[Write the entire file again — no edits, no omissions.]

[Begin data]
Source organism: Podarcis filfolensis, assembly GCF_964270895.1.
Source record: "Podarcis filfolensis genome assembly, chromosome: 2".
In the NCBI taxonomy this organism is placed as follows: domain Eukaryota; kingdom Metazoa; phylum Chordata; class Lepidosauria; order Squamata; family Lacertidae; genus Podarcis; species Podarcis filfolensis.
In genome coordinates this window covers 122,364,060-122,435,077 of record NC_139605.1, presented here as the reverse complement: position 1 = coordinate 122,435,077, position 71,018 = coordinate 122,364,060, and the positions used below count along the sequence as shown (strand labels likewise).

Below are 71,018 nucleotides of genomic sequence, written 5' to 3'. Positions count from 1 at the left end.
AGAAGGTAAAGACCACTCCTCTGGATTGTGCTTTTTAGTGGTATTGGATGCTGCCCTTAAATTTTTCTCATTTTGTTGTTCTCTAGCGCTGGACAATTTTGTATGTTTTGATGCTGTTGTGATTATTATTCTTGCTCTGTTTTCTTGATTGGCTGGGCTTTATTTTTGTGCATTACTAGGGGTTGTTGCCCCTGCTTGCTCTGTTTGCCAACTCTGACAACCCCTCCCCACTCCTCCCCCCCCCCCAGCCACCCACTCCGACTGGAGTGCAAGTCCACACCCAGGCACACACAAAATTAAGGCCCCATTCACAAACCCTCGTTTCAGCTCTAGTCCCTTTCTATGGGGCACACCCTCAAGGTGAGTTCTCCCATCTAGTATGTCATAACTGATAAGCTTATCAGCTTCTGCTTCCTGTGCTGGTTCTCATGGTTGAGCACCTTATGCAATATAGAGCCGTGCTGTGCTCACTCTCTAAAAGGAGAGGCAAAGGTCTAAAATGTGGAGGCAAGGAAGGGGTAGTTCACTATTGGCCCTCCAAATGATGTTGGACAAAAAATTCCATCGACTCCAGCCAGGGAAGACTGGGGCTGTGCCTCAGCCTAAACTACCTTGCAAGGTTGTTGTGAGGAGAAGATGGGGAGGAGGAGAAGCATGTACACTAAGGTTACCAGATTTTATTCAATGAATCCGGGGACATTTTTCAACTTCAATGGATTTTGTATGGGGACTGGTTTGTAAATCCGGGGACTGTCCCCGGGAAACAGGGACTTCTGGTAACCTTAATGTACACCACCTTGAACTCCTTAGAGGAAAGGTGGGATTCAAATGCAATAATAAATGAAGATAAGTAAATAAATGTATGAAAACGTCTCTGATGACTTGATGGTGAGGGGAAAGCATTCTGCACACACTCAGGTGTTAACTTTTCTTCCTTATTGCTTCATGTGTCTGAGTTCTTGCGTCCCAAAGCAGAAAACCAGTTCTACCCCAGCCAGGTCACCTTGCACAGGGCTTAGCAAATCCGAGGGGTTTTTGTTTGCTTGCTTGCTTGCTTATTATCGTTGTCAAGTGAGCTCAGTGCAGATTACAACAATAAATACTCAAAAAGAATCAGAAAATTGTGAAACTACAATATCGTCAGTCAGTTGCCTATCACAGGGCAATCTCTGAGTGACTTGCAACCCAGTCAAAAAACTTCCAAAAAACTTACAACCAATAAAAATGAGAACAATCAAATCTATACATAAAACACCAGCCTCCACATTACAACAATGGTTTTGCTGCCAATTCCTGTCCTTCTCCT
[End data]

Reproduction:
Source organism: Podarcis filfolensis, assembly GCF_964270895.1.
Source record: "Podarcis filfolensis genome assembly, chromosome: 2".
In the NCBI taxonomy this organism is placed as follows: domain Eukaryota; kingdom Metazoa; phylum Chordata; class Lepidosauria; order Squamata; family Lacertidae; genus Podarcis; species Podarcis filfolensis.
In genome coordinates this window covers 122,364,060-122,435,077 of record NC_139605.1, presented here as the reverse complement: position 1 = coordinate 122,435,077, position 71,018 = coordinate 122,364,060, and the positions used below count along the sequence as shown (strand labels likewise).

Below are 71,018 nucleotides of genomic sequence, written 5' to 3'. Positions count from 1 at the left end.
AGAAGGTAAAGACCACTCCTCTGGATTGTGCTTTTTAGTGGTATTGGATGCTGCCCTTAAATTTTTCTCATTTTGTTGTTCTCTAGCGCTGGACAATTTTGTATGTTTTGATGCTGTTGTGATTATTATTCTTGCTCTGTTTTCTTGATTGGCTGGGCTTTATTTTTGTGCATTACTAGGGGTTGTTGCCCCTGCTTGCTCTGTTTGCCAACTCTGACAACCCCTCCCCACTCCTCCCCCCCCCCCAGCCACCCACTCCGACTGGAGTGCAAGTCCACACCCAGGCACACACAAAATTAAGGCCCCATTCACAAACCCTCGTTTCAGCTCTAGTCCCTTTCTATGGGGCACACCCTCAAGGTGAGTTCTCCCATCTAGTATGTCATAACTGATAAGCTTATCAGCTTCTGCTTCCTGTGCTGGTTCTCATGGTTGAGCACCTTATGCAATATAGAGCCGTGCTGTGCTCACTCTCTAAAAGGAGAGGCAAAGGTCTAAAATGTGGAGGCAAGGAAGGGGTAGTTCACTATTGGCCCTCCAAATGATGTTGGACAAAAAATTCCATCGACTCCAGCCAGGGAAGACTGGGGCTGTGCCTCAGCCTAAACTACCTTGCAAGGTTGTTGTGAGGAGAAGATGGGGAGGAGGAGAAGCATGTACACTAAGGTTACCAGATTTTATTCAATGAATCCGGGGACATTTTTCAACTTCAATGGATTTTGTATGGGGACTGGTTTGTAAATCCGGGGACTGTCCCCGGGAAACAGGGACTTCTGGTAACCTTAATGTACACCACCTTGAACTCCTTAGAGGAAAGGTGGGATTCAAATGCAATAATAAATGAAGATAAGTAAATAAATGTATGAAAACGTCTCTGATGACTTGATGGTGAGGGGAAAGCATTCTGCACACACTCAGGTGTTAACTTTTCTTCCTTATTGCTTCATGTGTCTGAGTTCTTGCGTCCCAAAGCAGAAAACCAGTTCTACCCCAGCCAGGTCACCTTGCACAGGGCTTAGCAAATCCGAGGGGTTTTTGTTTGCTTGCTTGCTTGCTTATTATCGTTGTCAAGTGAGCTCAGTGCAGATTACAACAATAAATACTCAAAAAGAATCAGAAAATTGTGAAACTACAATATCGTCAGTCAGTTGCCTATCACAGGGCAATCTCTGAGTGACTTGCAACCCAGTCAAAAAACTTCCAAAAAACTTACAACCAATAAAAATGAGAACAATCAAATCTATACATAAAACACCAGCCTCCACATTACAACAATGGTTTTGCTGCCAATTCCTGTCCTTCTCCT